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Facts & Figures

Emir: Sheik Sabah al-Ahmad al-Jabir al-Sabah (2006)

Prime Minister: Sheikh Jabir al-Mubarak al-Hamad al-Sabah (2011)

Total area: 6,880 sq mi (17,819 sq km)

Population (2014 est.): 2,742,711 (growth rate: 1.7%); birth rate: 20.26/1000; infant mortality rate: 7.51/1000; life expectancy: 77.64

Capital (2011 est.): Kuwait, 2.406 million

Monetary unit: Kuwaiti dinar (KD)

National name: Dawlat al-Kuwayt

Current government officials

Languages: Arabic (official), English

Ethnicity/race: Kuwaiti 31.3%, other Arab 27.9%, Asian 37.8%, African 1.9%, other 1.1% (includes European, North American, South American, and Australian) (2013 est.)

Religions: Muslim (official) 76.7%, Christian 17.3%, other and unspecified 5.9%
note: represents the total population; about 69% of the population consists of immigrants (2013 est.)

National Holiday: National Day, February 25

Literacy rate: 93.9% (2008)

Economic summary: GDP/PPP (2013 est.): $165.8 billion; per capita $42,100. Real growth rate: 2.3%. Inflation: 2.8%. Unemployment: 3.4% (2011 est.). Arable land: 0.62%. Agriculture: practically no crops; fish. Labor force: 2.38 million; note: non-Kuwaitis represent about 60% of the labor force; agriculture n.a., industry n.a., services n.a. Industries: petroleum, petrochemicals, cement, shipbuilding and repair, desalination, food processing, construction materials. Natural resources: petroleum, fish, shrimp, natural gas. Exports: $112 billion (2013 est.): oil and refined products, fertilizers. Imports: $22.42 (2013 est.): food, construction materials, vehicles and parts, clothing. Major trading partners: Japan, India, South Korea, U.S., Germany, UAE, Saudi Arabia, China, Singapore (2011).

Communications: Telephones: main lines in use: 510,000 (2012); mobile cellular: 5.526 million (2012). Broadcast media: state-owned TV broadcaster operates 4 networks and a satellite channel; several private TV broadcasters have emerged since 2003; satellite TV is available with pan-Arab TV stations especially popular; state-owned Radio Kuwait broadcasts on a number of channels in Arabic and English; first private radio station emerged in 2005; transmissions of at least 2 international radio broadcasters are available (2007). Internet Service Providers (ISPs): 2,771 (2012). Internet users: 1.1 million (2009).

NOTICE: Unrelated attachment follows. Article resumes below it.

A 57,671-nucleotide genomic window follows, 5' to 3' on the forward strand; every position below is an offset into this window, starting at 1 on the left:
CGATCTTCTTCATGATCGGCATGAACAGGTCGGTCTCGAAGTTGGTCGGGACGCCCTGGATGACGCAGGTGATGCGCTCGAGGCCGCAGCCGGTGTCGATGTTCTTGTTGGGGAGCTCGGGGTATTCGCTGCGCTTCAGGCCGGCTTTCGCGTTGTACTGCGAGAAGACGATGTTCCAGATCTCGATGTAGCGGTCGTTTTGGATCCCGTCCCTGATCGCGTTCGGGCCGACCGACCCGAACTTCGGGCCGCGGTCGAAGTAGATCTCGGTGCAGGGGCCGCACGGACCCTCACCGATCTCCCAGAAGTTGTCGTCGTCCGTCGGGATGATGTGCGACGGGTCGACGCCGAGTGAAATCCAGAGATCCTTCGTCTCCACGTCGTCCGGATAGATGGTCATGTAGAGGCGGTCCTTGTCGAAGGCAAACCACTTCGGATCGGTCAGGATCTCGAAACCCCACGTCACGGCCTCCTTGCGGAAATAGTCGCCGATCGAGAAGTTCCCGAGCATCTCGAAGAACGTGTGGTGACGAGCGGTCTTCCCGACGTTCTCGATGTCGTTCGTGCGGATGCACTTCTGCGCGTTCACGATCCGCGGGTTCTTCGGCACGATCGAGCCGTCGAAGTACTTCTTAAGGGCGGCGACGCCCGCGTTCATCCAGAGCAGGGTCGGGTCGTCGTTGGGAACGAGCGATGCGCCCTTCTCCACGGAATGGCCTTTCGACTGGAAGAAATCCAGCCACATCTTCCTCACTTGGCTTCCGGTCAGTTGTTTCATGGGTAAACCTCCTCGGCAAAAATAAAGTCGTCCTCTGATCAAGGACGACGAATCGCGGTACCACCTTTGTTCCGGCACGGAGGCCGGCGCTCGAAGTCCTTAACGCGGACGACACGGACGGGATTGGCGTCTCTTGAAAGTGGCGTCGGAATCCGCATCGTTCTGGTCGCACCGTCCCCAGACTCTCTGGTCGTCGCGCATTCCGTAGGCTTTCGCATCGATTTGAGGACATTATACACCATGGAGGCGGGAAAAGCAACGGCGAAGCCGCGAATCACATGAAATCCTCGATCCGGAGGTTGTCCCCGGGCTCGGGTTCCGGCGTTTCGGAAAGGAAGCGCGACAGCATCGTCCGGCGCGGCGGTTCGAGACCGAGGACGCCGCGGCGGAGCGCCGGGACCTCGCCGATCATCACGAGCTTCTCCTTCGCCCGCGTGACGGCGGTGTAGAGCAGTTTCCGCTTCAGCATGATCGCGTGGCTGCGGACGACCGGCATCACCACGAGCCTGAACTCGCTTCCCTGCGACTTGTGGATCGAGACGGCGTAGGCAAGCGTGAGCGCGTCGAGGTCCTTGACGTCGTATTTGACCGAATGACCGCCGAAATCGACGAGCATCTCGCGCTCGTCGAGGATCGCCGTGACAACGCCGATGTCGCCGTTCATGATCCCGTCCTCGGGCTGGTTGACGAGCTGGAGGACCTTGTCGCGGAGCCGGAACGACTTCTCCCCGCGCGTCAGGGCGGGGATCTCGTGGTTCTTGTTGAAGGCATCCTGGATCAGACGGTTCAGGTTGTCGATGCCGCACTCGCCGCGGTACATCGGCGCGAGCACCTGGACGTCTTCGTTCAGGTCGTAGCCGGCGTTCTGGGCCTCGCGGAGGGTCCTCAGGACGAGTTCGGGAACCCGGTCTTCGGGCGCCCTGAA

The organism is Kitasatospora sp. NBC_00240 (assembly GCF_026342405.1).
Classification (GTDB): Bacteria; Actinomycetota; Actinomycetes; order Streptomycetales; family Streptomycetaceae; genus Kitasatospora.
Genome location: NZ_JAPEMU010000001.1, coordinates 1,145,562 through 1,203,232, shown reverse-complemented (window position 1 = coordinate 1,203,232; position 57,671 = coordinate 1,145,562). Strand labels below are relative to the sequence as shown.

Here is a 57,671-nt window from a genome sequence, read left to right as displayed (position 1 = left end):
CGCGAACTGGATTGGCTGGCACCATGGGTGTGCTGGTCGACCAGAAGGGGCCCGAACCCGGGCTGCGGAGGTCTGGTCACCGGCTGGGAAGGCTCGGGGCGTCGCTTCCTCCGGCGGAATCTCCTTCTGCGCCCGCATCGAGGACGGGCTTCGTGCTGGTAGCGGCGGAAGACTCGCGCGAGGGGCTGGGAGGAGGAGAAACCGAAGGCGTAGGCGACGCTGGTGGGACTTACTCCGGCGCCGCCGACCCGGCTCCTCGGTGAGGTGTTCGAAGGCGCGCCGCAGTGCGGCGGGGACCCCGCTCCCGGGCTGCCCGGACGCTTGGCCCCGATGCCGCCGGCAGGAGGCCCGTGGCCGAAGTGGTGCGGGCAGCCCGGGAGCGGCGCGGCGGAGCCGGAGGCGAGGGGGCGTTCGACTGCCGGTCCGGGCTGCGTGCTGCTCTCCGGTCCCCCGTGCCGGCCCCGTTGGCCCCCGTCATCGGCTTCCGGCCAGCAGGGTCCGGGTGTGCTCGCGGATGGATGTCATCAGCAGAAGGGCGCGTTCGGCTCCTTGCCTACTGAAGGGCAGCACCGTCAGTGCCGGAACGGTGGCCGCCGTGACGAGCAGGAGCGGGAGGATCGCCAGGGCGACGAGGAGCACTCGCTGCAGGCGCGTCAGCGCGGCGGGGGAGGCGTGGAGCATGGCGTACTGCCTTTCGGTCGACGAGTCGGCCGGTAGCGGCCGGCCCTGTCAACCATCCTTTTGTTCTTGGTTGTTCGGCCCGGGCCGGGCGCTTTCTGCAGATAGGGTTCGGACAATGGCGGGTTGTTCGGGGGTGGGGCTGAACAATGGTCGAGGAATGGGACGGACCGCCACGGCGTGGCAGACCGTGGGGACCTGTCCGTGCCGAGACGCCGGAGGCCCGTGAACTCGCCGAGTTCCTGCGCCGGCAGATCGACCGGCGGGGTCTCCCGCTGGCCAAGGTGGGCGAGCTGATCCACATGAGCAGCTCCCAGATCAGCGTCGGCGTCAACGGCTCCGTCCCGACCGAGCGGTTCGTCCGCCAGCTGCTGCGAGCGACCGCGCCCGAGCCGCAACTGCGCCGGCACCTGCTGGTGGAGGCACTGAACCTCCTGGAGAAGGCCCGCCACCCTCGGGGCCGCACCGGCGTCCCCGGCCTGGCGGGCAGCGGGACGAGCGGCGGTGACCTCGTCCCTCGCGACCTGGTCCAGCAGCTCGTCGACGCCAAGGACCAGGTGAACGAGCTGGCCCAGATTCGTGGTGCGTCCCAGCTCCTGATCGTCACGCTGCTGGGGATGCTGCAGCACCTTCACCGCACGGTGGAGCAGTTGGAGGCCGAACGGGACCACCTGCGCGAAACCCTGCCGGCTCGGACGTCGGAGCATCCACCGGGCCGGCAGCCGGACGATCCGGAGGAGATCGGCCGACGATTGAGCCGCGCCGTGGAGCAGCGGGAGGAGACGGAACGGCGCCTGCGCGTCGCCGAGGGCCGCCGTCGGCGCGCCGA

Transportation: Railways: 0 km. Highways: total: 6,608 km (2010). Waterways: none. Ports and harbors: Ash Shu'aybah, Ash Shuwaykh, Az Zawr (Mina' Sa'ud), Mina' 'Abd Allah, Mina' al Ahmadi. Airports: 7 (2013).

International disputes: Kuwait and Saudi Arabia continue negotiating a joint maritime boundary with Iran; no maritime boundary exists with Iraq in the Persian Gulf.

Major sources and definitions

Flag of Kuwait
  1. Kuwait Main Page
  2. Citizenry Benefits from Oil Wealth
  3. Iraq Invades Kuwait
  4. Women Win Suffrage in Kuwait
  5. Women Continue to Make Inroads
  6. Opposition Boycotts Parliamentary Elections


Kuwait is situated northeast of Saudi Arabia at the northern end of the Persian Gulf, south of Iraq. It is slightly larger than Hawaii. The low-lying desert land is mainly sandy and barren.


Kuwait is a constitutional monarchy, governed by the al-Sabah family.


Kuwait is believed to have been part of an early civilization in the 3rd millennium B.C. and to have traded with Mesopotamian cities. Archeological and historical traces disappeared around the first millennium B.C. At the beginning of the 18th century, the 'Anizah tribe of central Arabia founded Kuwait City, which became an autonomous sheikdom by 1756. 'Abd Rahim of the al-Sabah became the first sheik, and his descendants continue to rule Kuwait today. In the late 18th and early 19th centuries, the sheikdom belonged to the fringes of the Ottoman Empire. Kuwait obtained British protection in 1897 when the sheik feared that the Turks would expand their hold over the area. In 1961, Britain ended the protectorate, giving Kuwait independence, but agreed to give military aid on request. Iraq immediately threatened to occupy the area, and the British sent troops to defend Kuwait. Soon afterward, the Arab League sent in troops, replacing the British. Iraq's claim was dropped when the Arab League recognized Kuwait's independence on July 20, 1961. Historically, Kuwait followed a neutral and mediatory policy among Arab states.

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